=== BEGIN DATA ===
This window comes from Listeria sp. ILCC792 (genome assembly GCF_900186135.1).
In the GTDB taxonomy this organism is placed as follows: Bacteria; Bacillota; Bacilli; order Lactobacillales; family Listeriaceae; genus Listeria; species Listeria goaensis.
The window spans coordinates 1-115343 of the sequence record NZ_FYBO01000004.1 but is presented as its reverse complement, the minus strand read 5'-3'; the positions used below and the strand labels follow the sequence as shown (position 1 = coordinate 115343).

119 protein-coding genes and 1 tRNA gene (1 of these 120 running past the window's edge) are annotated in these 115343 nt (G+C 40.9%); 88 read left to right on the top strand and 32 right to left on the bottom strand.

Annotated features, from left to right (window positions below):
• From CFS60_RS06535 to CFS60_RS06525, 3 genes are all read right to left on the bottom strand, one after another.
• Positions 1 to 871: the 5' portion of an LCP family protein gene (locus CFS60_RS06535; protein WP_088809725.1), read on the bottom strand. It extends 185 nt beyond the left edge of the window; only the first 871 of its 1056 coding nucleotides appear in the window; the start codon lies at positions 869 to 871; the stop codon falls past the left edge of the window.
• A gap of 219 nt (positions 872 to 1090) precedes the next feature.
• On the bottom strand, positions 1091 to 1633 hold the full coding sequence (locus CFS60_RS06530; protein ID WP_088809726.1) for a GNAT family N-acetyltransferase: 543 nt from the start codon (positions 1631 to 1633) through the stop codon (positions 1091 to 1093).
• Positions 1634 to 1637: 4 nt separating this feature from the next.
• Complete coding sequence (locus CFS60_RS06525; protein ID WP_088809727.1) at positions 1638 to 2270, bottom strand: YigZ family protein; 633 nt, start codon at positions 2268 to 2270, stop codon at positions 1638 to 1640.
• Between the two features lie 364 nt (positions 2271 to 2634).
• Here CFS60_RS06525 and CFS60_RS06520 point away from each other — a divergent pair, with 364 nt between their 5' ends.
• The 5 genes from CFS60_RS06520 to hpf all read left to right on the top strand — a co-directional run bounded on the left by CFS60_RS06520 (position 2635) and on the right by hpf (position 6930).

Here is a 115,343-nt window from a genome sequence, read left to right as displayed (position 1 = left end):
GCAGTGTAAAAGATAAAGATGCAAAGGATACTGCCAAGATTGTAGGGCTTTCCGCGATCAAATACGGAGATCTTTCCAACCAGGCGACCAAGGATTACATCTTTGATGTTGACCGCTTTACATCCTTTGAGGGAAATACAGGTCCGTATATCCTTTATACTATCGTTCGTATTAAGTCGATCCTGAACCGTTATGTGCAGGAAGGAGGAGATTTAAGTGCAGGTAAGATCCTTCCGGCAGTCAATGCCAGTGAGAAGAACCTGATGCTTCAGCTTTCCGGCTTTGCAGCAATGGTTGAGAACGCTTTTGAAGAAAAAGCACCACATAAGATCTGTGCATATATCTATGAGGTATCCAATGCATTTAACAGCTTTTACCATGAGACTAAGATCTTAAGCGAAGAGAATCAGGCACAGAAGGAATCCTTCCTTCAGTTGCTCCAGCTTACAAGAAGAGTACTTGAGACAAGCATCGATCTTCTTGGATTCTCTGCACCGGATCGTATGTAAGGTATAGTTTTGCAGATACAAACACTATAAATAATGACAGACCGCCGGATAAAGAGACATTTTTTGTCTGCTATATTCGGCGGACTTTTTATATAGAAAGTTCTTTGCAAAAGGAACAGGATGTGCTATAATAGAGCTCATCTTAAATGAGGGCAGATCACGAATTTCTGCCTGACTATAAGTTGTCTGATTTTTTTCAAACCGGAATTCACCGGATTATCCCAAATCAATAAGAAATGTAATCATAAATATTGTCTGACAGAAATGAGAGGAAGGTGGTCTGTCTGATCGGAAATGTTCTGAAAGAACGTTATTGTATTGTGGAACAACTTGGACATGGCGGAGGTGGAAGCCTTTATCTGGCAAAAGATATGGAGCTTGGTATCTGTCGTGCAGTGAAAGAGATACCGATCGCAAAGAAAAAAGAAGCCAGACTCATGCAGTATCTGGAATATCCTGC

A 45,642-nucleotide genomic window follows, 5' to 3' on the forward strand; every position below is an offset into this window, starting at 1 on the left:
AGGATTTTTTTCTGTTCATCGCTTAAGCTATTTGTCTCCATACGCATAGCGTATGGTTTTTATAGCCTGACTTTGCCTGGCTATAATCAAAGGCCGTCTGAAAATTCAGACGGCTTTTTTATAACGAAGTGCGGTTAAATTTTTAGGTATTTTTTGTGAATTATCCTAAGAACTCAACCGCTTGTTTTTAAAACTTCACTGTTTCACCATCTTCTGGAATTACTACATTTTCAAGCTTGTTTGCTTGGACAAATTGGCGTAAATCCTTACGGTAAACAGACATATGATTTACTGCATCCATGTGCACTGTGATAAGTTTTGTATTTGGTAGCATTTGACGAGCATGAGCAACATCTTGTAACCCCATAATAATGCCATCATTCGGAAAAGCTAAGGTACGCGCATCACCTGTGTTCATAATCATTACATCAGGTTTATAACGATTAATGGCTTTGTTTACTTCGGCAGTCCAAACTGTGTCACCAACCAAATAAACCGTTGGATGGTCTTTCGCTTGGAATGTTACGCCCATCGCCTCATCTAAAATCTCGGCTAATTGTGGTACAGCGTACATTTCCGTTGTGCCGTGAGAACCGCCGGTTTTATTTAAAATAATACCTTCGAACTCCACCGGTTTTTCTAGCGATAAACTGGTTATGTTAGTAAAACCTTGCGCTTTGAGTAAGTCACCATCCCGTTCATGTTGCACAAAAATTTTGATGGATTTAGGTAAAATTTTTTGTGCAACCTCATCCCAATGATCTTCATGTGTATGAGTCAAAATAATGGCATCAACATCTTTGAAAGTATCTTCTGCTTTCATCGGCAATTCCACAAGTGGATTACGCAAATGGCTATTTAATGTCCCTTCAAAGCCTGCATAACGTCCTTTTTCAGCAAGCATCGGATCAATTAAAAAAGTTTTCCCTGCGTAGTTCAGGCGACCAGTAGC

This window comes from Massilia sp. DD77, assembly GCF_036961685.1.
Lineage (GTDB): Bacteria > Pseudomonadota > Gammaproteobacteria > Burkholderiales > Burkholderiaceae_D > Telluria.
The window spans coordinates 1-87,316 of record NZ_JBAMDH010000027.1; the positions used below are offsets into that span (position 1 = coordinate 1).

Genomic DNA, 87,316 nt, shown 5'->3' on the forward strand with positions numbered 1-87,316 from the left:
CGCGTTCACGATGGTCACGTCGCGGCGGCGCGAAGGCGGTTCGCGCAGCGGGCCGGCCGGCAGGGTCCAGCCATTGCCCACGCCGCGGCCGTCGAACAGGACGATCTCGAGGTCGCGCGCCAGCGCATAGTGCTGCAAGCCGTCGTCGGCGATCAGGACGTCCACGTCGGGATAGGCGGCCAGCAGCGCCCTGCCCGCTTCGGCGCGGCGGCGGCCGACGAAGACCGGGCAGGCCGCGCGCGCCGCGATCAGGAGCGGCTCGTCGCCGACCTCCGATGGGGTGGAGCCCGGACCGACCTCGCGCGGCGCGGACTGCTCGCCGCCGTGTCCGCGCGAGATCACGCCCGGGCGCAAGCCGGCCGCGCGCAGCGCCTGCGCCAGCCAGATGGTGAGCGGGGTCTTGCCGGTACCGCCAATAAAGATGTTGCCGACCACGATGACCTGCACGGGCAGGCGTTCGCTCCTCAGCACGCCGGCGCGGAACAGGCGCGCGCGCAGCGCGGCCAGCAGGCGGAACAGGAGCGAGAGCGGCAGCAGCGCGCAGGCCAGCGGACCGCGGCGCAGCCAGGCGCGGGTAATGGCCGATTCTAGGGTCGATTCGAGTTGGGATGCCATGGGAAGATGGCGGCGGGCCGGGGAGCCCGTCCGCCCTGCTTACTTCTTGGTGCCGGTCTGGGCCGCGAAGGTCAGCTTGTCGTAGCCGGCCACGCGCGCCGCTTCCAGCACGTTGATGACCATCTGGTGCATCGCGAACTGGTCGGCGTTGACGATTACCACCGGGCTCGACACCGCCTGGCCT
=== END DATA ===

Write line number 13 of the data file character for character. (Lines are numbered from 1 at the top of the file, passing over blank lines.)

• Here CFS60_RS06525 and CFS60_RS06520 point away from each other — a divergent pair, with 364 nt between their 5' ends.